Tuesday, February 25, 2014

Nsima

While in Malawi, I had the chance to learn about the traditional meal that is served for every meal of the day, nsima. Nsima is basically watered-down, processed corn meal, the consistency reminds me of grits. Most rural Malawians primarily focus on growing corn in the rainy season and hope to save enough to last them throughout the dry season. Nsima lacks much nutritional value and can actually lead to malnutrition. I was shocked to see how much of a staple food corn was in Malawi, the children and adults I met seemed to consider it as vital as water. They were incredibly shocked to hear that I do not eat nsima everyday. On kid even asked how I was alive and healthy if I didn't eat nsima. Children in Malawi are taught that if they do not eat nsima they will be unhealthy and more likely to become sick. They are not aware that when eating the meal, most of the nutrition comes from the relish rather than the nisma. What I found most interesting was that Malawi's dependency on corn resulted from European intervention. Before having contact with Europeans, Malawians grew a diversity of nutritious crops that were native to the land. Malnutrition hardly seemed to be an issue. When the Europeans came to Malawi they also brought mono-cropping and corn from the Americas. Now most Malawians are dependent on corn and have forgotten about other nutritious crops which were once abundant and native to the land. While in Malawi, I had to opportunity to make and eat nsima. After the corn has been processed into a flour, it is mixed with water and cooked over a fire. As it cooks, you have to continue stirring it so that it eventually reaches the right consistency. After a while it becomes very difficult to stir. I  eventually had to give up and allow one of the other women to take over. When it is finished, it is served with a relish and eaten with your hands. Here are some pictures I have from when I was in Malawi and made nsima.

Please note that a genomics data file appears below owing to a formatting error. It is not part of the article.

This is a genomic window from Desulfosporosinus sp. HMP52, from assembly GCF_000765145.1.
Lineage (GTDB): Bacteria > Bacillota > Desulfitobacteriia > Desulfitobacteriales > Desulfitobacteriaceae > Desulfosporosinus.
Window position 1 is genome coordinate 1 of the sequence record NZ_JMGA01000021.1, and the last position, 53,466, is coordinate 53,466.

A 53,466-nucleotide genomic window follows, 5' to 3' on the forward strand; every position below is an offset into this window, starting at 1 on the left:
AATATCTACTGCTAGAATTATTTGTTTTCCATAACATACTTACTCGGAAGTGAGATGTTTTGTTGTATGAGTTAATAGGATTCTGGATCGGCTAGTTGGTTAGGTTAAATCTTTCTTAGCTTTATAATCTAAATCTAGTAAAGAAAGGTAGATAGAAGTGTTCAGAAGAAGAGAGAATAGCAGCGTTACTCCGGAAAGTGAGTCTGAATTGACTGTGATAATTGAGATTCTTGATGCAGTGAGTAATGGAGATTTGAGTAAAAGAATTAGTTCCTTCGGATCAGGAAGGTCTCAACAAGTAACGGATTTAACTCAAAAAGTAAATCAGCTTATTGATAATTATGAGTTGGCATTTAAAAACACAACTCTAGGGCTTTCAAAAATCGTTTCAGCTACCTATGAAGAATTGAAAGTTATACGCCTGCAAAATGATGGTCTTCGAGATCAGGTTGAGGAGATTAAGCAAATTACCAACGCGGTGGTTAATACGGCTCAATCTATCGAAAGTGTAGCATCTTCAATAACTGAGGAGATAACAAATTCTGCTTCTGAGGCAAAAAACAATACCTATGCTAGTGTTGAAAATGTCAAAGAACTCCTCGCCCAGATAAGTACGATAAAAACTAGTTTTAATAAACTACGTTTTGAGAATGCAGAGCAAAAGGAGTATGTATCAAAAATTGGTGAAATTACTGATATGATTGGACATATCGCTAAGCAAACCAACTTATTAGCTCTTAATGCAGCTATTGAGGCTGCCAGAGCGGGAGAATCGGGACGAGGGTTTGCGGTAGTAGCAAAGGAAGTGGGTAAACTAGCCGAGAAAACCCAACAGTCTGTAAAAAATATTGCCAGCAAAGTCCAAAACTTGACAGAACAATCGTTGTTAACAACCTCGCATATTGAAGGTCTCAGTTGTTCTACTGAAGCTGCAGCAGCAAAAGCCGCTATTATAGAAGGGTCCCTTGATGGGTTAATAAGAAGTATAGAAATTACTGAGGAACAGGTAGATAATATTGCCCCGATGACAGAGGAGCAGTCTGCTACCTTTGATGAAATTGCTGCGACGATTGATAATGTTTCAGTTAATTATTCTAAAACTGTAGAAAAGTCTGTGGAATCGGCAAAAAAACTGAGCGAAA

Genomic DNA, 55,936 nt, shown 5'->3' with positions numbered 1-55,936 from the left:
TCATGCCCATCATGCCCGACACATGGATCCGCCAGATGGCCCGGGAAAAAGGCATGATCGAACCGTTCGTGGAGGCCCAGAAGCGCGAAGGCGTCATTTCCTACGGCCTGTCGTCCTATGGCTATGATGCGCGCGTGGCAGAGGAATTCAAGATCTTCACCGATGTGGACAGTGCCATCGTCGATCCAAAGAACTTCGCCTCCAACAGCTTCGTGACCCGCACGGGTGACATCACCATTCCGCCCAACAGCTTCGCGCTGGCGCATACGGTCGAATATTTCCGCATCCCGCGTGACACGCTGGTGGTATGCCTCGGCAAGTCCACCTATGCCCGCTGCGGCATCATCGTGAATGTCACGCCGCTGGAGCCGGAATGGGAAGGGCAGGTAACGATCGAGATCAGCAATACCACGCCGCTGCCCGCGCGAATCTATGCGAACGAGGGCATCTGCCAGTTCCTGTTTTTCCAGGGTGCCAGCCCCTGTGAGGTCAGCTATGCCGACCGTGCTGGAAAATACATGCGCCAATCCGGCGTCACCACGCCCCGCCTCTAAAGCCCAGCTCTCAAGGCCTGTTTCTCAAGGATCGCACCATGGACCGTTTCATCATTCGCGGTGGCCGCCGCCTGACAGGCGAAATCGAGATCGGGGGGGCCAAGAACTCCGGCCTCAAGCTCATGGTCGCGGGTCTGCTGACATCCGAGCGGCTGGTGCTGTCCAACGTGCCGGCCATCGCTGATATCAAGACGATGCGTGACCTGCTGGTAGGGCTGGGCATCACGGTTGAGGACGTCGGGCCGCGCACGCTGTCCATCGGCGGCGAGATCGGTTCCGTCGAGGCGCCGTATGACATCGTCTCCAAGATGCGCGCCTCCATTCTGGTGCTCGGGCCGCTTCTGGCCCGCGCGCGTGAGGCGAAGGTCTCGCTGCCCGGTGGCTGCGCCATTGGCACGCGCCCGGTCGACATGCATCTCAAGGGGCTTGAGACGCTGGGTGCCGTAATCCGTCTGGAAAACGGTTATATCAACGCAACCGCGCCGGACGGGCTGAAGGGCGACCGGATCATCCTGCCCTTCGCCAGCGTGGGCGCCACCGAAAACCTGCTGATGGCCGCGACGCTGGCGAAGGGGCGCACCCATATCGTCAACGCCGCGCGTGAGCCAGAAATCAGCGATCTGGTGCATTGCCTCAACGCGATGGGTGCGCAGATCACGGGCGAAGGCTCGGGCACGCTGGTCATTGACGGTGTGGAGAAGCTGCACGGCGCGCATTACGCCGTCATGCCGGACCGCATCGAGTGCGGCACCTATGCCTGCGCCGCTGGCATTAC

1 comment:

Ian Kuehne said...

European colonizers made a practice of introducing crops from the Americas into their colonies, which often became staples because of the ease with which they could provide calories. Potatoes, for example, are pretty much synonymous with Irish and German cuisines, but they are native to South America; similarly, Things Fall Apart has references to cassava, which is also originally South American and which is an even bigger problem in terms of malnutrition than maize--cassava has supplanted yams in some places for making fufu, is less nutritious than maize, and can cause cyanide poisoning over time.